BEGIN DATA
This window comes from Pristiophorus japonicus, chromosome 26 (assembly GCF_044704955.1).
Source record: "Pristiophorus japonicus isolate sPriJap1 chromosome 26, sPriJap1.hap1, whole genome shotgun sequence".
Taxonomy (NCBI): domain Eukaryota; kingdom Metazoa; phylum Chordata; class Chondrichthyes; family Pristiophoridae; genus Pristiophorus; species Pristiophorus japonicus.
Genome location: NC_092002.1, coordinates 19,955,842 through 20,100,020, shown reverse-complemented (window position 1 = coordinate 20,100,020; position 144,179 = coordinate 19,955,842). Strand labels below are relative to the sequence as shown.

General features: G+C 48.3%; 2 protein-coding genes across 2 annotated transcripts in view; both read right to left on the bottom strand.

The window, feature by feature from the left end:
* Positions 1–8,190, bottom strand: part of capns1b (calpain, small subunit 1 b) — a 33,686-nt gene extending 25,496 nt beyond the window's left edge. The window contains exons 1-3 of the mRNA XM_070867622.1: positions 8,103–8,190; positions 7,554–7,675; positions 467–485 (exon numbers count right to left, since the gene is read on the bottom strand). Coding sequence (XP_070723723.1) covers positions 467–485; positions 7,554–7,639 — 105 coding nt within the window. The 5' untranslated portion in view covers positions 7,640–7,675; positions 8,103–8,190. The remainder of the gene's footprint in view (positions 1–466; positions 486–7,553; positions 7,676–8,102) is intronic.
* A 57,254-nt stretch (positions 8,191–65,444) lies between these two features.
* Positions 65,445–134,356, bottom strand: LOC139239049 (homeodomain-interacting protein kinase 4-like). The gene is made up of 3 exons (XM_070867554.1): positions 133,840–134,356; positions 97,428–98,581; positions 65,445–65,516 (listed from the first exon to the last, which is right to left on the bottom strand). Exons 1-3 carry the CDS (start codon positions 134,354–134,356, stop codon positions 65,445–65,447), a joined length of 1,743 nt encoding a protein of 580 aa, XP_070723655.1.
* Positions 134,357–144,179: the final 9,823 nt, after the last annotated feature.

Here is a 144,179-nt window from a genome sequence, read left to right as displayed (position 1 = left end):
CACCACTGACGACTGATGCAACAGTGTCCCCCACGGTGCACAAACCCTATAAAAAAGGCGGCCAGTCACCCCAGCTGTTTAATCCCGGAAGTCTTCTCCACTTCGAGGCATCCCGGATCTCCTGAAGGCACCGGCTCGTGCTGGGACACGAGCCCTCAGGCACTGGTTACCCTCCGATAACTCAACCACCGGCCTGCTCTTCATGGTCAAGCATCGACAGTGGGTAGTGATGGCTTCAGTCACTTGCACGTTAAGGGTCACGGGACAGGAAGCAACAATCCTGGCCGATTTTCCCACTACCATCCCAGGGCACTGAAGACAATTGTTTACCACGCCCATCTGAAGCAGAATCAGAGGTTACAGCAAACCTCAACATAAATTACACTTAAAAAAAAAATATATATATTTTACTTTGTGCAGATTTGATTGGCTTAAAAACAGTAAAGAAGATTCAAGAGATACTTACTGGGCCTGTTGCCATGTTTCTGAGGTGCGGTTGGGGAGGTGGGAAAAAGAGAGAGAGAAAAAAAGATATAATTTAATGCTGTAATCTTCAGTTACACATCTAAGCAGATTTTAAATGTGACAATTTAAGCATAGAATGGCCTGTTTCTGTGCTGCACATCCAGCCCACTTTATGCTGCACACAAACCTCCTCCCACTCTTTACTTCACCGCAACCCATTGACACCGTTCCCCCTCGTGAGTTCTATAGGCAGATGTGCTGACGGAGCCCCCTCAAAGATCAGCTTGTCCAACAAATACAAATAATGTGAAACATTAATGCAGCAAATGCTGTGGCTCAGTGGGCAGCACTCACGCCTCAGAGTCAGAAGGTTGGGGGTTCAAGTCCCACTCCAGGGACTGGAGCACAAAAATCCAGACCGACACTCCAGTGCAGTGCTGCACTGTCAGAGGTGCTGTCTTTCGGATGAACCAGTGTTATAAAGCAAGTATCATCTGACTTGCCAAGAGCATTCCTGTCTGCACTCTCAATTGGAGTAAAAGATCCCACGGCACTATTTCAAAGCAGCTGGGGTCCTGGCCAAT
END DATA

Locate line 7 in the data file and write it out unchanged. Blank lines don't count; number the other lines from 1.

* Positions 1–8,190, bottom strand: part of capns1b (calpain, small subunit 1 b) — a 33,686-nt gene extending 25,496 nt beyond the window's left edge. The window contains exons 1-3 of the mRNA XM_070867622.1: positions 8,103–8,190; positions 7,554–7,675; positions 467–485 (exon numbers count right to left, since the gene is read on the bottom strand). Coding sequence (XP_070723723.1) covers positions 467–485; positions 7,554–7,639 — 105 coding nt within the window. The 5' untranslated portion in view covers positions 7,640–7,675; positions 8,103–8,190. The remainder of the gene's footprint in view (positions 1–466; positions 486–7,553; positions 7,676–8,102) is intronic.